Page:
What makes Beyond the Dog different from other dog trainers?
The dog training industry is fairly unregulated. Although there are certifications you can obtain, anyone can call themself a “dog trainer.” This is why it is essential to do research before enrolling in a training program.
Beyond the Dog is a research-driven company following the latest science to develop training protocols. Our founder, Dr. Kristyn Echterling-Savage, is a Certified Applied Animal Behaviorist (CAAB), one of only 50 in the country. In addition to following Dr. Echterling-Savage’s carefully curated training procedures, all of the trainers at Beyond the Dog have obtained their certification of Certified Behavior Consultant-Canine (CBCC) or Certified Professional Dog Trainer (CPDT).
When should you contact a dog trainer?
Puppy training can start as soon as the puppy comes home (approximately 8 weeks). Common problems you’ll want to tackle right away probably include housebreaking, chewing, play-biting, and jumping. Once a puppy is 14-16 weeks old, they can begin a training program to cover all the obedience commands and manners in public. At this age, you can hold the puppy’s attention for an hour, which is about the length of time for most training classes.
For any behavioral concerns (guarding, avoidance, reactivity, aggression, etc), it is always best to contact a trainer right away. Otherwise, the behavior tends to get worse over time.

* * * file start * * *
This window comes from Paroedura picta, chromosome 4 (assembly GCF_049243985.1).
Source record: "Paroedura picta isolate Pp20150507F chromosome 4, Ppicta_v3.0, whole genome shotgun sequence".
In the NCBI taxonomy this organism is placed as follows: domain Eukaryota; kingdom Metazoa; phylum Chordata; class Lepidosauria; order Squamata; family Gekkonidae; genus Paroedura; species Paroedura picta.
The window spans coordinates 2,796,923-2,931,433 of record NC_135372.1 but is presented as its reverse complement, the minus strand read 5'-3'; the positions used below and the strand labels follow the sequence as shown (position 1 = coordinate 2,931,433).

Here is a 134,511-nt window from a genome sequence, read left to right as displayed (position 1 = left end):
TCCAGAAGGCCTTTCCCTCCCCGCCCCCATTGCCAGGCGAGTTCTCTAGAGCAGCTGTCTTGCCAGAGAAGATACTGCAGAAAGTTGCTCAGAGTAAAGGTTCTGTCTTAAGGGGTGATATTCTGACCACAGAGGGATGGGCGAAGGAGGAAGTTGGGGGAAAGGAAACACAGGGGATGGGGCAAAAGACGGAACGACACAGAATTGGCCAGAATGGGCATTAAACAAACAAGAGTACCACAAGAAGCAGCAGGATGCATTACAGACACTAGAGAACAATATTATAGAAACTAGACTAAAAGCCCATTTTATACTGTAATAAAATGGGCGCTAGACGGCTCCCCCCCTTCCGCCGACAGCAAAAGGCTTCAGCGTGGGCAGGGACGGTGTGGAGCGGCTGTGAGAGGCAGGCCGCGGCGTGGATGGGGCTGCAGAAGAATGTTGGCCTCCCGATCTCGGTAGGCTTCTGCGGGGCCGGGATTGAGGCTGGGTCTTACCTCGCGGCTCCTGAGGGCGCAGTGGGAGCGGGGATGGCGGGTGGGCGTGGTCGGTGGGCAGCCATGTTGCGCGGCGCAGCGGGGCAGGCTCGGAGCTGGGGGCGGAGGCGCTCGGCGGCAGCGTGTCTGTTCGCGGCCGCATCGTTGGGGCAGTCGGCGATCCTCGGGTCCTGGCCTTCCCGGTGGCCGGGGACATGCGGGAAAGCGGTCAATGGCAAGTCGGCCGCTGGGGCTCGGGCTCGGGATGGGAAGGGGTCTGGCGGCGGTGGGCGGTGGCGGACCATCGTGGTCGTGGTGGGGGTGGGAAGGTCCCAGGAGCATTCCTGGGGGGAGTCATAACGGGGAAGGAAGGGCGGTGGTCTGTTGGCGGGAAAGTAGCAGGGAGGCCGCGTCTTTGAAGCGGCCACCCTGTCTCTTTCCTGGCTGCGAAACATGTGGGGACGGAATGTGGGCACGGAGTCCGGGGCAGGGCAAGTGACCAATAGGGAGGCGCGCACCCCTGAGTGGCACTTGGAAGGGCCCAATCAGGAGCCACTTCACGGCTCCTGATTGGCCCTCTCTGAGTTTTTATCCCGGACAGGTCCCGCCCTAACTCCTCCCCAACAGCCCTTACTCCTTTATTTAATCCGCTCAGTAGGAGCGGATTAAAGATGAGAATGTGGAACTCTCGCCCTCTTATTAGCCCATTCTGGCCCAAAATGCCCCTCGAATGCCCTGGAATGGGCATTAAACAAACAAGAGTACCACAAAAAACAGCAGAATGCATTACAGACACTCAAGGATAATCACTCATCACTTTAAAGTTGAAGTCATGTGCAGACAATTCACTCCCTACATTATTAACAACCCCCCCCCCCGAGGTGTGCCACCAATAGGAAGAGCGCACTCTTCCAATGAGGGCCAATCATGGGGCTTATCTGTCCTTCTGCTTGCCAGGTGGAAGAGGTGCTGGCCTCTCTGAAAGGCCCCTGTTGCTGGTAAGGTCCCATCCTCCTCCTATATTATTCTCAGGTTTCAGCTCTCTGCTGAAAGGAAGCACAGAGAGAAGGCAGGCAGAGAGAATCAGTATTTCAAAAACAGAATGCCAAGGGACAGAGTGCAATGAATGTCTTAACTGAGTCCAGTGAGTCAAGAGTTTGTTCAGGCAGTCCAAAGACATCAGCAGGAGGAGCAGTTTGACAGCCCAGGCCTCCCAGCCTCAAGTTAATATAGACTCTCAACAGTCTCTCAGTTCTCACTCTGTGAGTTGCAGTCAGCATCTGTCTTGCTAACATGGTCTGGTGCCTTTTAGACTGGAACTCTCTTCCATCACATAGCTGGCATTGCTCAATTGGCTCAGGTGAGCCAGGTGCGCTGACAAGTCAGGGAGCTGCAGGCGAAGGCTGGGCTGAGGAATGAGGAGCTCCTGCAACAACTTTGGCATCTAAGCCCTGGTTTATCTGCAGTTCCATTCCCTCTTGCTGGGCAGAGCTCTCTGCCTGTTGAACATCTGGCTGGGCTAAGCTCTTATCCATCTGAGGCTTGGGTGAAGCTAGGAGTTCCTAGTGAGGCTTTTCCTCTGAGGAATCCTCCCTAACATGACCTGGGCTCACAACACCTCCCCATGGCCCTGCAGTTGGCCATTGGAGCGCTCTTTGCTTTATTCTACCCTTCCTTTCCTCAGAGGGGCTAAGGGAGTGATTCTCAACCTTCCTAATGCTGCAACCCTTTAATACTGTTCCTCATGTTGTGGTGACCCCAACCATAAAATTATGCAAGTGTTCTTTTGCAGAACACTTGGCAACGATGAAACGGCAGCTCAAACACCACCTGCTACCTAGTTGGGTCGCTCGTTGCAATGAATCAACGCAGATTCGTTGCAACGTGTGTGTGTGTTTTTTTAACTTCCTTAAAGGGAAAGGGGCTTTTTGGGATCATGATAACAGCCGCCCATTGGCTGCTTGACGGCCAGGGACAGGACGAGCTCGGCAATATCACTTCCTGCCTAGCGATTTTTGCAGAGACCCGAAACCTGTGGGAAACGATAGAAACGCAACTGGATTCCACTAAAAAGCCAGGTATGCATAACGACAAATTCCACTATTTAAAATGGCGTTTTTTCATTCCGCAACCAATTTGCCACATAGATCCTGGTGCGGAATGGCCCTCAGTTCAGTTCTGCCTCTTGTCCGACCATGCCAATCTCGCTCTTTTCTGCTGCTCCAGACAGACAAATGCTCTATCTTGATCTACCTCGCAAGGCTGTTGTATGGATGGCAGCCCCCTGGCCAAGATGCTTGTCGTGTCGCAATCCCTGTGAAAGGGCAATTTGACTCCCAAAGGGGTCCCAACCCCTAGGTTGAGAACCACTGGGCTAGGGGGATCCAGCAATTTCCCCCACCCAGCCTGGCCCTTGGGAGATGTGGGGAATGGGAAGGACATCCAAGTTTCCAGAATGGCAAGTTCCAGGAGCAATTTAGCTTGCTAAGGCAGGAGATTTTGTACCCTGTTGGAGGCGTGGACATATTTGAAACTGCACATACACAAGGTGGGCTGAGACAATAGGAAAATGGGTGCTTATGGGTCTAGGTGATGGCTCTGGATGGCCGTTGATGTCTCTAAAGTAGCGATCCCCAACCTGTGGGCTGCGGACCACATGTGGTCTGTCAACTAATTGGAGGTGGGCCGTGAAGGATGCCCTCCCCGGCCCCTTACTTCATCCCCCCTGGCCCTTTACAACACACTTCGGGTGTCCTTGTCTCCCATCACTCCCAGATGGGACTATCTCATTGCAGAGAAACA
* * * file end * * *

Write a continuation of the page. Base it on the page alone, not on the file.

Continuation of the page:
What programs do you offer?
- The All-Inclusive Training Program is conducted four days each week (60-minute sessions) for five weeks with two follow-up sessions, totaling twenty-two hours of training. One session each week is a lesson with the owner to transfer what the dog is learning and how you can integrate the training into your daily life. This program is recommended if you are looking to address obedience training, behavioral issues, or other specific training goals.
- Our Executive Training Program is conducted three days each week for three or four weeks, totaling nine or twelve total training hours. Like the All-Inclusive, one session each week is a lesson with the owner. This program allows you to choose three to four training goals for your trainer to prioritize.
- A Board and Train Program is a great option for those wanting to address housebreaking, puppy training, obedience training, and certain behavioral issues. This is ideal for those with travel plans or owners who don’t have time to invest in teaching their dog new behaviors but can maintain the training once the dog is home again. During the Board and Train, the dogs live in a trainer’s home and are treated like part of the family!
- The Private In-Home Consultations provide guidance and demonstration from a trainer and are designed to address 1 to 2 behaviors per consultation. These sessions fit best for young puppies under 16 weeks or for those seeking an assessment of larger behavioral issues.
What techniques do you use?
At Beyond the Dog, we stay up to date with the latest research and proven techniques in the field. We use a combination of both operant conditioning and classical conditioning. Operant conditioning is what most owners are familiar with. It rewards the dog for certain behaviors (e.g. if I ask the dog to sit and the dog sits, then I give them a cookie). Classical conditioning is an association-based training, also known as counter-conditioning. We find this works best when addressing behavioral concerns (e.g. a dog that barks at people on leash, starts getting treated every time they see a person, the dog then builds a positive association with people outside). Beyond the Dog has found that using a combination of these techniques brings about the best training results.